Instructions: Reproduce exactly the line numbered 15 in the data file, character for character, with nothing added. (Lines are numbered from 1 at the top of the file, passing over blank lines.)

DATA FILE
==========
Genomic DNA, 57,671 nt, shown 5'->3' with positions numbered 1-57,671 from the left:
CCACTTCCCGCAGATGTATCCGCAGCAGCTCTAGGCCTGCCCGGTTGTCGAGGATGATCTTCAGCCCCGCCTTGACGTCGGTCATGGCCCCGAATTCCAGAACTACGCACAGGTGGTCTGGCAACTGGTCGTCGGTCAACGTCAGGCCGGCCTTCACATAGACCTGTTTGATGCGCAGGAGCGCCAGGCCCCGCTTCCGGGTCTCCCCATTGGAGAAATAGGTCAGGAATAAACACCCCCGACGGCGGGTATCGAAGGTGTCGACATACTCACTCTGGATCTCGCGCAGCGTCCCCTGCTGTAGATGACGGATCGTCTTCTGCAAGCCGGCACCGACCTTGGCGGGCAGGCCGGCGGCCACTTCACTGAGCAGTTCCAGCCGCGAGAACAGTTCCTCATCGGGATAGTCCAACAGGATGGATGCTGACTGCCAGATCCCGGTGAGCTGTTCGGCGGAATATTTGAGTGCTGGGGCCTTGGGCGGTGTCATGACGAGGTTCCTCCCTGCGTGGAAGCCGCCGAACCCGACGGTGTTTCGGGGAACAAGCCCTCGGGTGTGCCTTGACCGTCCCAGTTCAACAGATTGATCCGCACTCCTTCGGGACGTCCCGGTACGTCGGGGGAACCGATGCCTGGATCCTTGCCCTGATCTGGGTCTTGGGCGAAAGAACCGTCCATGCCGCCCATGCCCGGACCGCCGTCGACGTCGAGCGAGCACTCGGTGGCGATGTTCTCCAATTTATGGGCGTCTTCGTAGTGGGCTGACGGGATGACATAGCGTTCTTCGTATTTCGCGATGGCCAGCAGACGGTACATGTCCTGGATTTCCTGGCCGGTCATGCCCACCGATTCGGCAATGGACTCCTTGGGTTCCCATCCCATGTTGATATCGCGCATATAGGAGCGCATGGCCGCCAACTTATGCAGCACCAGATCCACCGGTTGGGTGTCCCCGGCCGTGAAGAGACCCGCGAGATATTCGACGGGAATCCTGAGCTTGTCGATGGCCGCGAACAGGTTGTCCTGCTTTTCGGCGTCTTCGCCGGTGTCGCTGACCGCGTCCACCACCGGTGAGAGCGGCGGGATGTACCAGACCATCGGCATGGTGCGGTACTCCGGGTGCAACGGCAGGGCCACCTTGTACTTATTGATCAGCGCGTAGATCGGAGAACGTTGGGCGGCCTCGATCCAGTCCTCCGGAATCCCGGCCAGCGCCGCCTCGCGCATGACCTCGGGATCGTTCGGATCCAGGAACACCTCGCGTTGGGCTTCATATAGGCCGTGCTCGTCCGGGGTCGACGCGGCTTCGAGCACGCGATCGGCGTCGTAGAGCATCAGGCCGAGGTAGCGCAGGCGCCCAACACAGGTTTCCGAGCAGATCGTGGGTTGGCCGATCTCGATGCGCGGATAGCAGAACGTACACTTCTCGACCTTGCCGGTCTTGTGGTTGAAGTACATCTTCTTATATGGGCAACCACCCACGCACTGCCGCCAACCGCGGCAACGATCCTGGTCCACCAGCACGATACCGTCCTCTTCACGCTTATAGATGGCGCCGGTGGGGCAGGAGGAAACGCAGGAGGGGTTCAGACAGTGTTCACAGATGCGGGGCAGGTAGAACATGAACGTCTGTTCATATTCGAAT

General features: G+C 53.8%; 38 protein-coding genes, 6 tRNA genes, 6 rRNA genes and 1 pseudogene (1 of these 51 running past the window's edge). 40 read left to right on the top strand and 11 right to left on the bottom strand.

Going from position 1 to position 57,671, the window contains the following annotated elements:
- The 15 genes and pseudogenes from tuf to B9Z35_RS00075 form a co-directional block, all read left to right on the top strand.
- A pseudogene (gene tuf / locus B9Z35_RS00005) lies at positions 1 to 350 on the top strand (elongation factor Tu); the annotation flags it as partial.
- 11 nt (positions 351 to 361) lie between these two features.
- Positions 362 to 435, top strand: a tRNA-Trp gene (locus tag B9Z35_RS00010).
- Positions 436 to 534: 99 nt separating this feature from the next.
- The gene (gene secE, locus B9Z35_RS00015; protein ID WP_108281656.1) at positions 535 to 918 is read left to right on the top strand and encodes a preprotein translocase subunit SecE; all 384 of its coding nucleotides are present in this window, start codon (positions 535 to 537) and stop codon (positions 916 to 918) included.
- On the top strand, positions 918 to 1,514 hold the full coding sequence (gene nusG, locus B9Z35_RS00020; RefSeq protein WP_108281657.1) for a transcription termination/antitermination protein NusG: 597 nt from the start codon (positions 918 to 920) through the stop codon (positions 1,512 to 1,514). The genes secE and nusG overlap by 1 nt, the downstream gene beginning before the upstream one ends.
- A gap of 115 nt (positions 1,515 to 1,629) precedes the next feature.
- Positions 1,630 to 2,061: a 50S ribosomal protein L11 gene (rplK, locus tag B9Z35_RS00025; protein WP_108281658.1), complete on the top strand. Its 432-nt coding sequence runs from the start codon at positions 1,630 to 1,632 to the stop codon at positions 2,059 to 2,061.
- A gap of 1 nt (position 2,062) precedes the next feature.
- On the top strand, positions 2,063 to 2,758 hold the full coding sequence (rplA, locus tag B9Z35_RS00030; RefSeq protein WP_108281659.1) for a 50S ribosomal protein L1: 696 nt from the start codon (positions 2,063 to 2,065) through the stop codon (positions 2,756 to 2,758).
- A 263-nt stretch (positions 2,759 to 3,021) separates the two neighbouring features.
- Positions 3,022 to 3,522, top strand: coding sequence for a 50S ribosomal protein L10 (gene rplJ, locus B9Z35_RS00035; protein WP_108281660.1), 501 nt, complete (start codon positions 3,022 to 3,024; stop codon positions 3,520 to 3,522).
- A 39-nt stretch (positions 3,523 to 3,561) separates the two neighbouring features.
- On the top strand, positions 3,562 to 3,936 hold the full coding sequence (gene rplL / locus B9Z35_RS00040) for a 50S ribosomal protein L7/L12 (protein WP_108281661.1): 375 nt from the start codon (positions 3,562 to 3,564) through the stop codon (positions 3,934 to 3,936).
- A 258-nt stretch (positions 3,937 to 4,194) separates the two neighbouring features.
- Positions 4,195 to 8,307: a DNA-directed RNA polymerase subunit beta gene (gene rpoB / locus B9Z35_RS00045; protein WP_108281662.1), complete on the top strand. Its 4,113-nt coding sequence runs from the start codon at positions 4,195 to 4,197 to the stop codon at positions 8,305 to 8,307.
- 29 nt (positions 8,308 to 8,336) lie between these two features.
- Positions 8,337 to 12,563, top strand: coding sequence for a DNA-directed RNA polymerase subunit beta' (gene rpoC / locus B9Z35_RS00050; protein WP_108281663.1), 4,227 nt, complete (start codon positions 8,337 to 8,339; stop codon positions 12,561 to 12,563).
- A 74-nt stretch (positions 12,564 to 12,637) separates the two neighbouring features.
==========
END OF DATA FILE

- On the top strand, positions 2,063 to 2,758 hold the full coding sequence (rplA, locus tag B9Z35_RS00030; RefSeq protein WP_108281659.1) for a 50S ribosomal protein L1: 696 nt from the start codon (positions 2,063 to 2,065) through the stop codon (positions 2,756 to 2,758).